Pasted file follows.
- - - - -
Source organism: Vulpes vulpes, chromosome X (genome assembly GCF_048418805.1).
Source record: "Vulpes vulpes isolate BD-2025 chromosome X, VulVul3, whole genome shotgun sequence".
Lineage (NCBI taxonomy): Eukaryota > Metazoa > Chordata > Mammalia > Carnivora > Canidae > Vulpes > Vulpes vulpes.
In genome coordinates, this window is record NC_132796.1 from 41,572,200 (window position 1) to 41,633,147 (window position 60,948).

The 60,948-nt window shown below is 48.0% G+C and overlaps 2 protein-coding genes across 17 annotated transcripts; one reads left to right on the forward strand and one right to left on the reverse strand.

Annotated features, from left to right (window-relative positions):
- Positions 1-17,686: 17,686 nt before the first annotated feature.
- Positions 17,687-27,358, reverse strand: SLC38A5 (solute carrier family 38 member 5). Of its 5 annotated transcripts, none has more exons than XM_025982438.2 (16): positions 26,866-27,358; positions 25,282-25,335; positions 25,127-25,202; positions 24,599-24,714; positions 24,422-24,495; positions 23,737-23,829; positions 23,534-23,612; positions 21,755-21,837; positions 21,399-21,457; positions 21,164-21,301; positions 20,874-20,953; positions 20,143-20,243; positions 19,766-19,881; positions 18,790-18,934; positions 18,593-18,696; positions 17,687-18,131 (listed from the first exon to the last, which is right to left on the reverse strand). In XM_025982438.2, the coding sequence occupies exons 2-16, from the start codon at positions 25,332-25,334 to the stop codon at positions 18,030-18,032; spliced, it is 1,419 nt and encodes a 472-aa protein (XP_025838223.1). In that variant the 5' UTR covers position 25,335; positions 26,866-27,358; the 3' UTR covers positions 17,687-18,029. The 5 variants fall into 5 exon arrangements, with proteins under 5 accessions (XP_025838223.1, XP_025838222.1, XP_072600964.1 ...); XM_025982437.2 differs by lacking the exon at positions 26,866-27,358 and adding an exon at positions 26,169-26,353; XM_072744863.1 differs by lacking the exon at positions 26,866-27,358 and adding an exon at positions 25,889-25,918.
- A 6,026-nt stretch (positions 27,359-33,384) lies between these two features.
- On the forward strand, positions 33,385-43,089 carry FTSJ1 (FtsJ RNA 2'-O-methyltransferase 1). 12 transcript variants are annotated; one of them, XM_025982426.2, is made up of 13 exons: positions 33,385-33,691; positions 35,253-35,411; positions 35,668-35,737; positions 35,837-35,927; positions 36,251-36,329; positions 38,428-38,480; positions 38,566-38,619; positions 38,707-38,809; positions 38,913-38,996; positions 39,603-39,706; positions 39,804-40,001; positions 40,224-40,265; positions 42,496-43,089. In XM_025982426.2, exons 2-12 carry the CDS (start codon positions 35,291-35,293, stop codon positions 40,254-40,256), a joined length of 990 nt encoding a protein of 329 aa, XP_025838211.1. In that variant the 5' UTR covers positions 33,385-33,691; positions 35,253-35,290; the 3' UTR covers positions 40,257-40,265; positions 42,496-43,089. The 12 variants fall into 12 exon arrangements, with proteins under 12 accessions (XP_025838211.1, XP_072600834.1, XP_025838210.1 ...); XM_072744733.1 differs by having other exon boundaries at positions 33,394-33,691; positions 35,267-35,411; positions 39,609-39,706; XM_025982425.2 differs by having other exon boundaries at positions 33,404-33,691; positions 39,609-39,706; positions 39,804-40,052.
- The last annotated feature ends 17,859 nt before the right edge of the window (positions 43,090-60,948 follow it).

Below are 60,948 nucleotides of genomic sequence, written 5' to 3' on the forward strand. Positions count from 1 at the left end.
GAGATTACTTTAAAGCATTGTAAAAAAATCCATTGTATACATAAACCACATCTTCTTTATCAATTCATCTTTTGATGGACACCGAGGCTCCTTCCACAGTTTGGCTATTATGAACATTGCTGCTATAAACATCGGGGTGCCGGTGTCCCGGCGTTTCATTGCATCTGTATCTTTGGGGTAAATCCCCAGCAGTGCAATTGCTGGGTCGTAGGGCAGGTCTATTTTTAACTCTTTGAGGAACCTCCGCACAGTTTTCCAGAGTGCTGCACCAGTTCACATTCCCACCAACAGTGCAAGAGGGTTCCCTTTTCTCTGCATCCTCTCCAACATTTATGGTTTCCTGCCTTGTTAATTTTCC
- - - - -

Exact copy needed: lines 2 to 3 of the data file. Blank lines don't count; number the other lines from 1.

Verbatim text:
Source record: "Vulpes vulpes isolate BD-2025 chromosome X, VulVul3, whole genome shotgun sequence".
Lineage (NCBI taxonomy): Eukaryota > Metazoa > Chordata > Mammalia > Carnivora > Canidae > Vulpes > Vulpes vulpes.